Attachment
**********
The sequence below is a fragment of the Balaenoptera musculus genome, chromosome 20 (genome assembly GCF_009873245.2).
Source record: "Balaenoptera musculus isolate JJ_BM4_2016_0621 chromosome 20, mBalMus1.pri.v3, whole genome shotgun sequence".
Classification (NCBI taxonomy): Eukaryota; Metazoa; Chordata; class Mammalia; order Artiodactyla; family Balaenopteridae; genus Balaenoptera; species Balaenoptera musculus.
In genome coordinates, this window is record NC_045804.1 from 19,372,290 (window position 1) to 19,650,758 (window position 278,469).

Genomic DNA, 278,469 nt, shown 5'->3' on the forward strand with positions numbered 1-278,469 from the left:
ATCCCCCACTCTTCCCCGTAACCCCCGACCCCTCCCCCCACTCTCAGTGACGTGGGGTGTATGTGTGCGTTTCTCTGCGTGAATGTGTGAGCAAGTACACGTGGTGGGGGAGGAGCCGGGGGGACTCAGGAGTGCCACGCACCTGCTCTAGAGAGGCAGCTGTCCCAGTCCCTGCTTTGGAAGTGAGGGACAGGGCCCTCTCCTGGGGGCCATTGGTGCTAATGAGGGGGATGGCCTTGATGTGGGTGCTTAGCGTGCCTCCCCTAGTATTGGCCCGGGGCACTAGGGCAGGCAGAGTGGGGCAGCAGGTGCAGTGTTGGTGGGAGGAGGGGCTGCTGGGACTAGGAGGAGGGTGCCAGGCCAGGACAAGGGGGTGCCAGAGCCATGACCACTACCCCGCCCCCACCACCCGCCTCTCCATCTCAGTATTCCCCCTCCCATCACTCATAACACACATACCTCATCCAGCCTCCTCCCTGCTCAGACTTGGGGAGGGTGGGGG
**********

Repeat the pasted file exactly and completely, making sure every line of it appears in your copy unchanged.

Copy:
The sequence below is a fragment of the Balaenoptera musculus genome, chromosome 20 (genome assembly GCF_009873245.2).
Source record: "Balaenoptera musculus isolate JJ_BM4_2016_0621 chromosome 20, mBalMus1.pri.v3, whole genome shotgun sequence".
Classification (NCBI taxonomy): Eukaryota; Metazoa; Chordata; class Mammalia; order Artiodactyla; family Balaenopteridae; genus Balaenoptera; species Balaenoptera musculus.
In genome coordinates, this window is record NC_045804.1 from 19,372,290 (window position 1) to 19,650,758 (window position 278,469).

Genomic DNA, 278,469 nt, shown 5'->3' on the forward strand with positions numbered 1-278,469 from the left:
ATCCCCCACTCTTCCCCGTAACCCCCGACCCCTCCCCCCACTCTCAGTGACGTGGGGTGTATGTGTGCGTTTCTCTGCGTGAATGTGTGAGCAAGTACACGTGGTGGGGGAGGAGCCGGGGGGACTCAGGAGTGCCACGCACCTGCTCTAGAGAGGCAGCTGTCCCAGTCCCTGCTTTGGAAGTGAGGGACAGGGCCCTCTCCTGGGGGCCATTGGTGCTAATGAGGGGGATGGCCTTGATGTGGGTGCTTAGCGTGCCTCCCCTAGTATTGGCCCGGGGCACTAGGGCAGGCAGAGTGGGGCAGCAGGTGCAGTGTTGGTGGGAGGAGGGGCTGCTGGGACTAGGAGGAGGGTGCCAGGCCAGGACAAGGGGGTGCCAGAGCCATGACCACTACCCCGCCCCCACCACCCGCCTCTCCATCTCAGTATTCCCCCTCCCATCACTCATAACACACATACCTCATCCAGCCTCCTCCCTGCTCAGACTTGGGGAGGGTGGGGG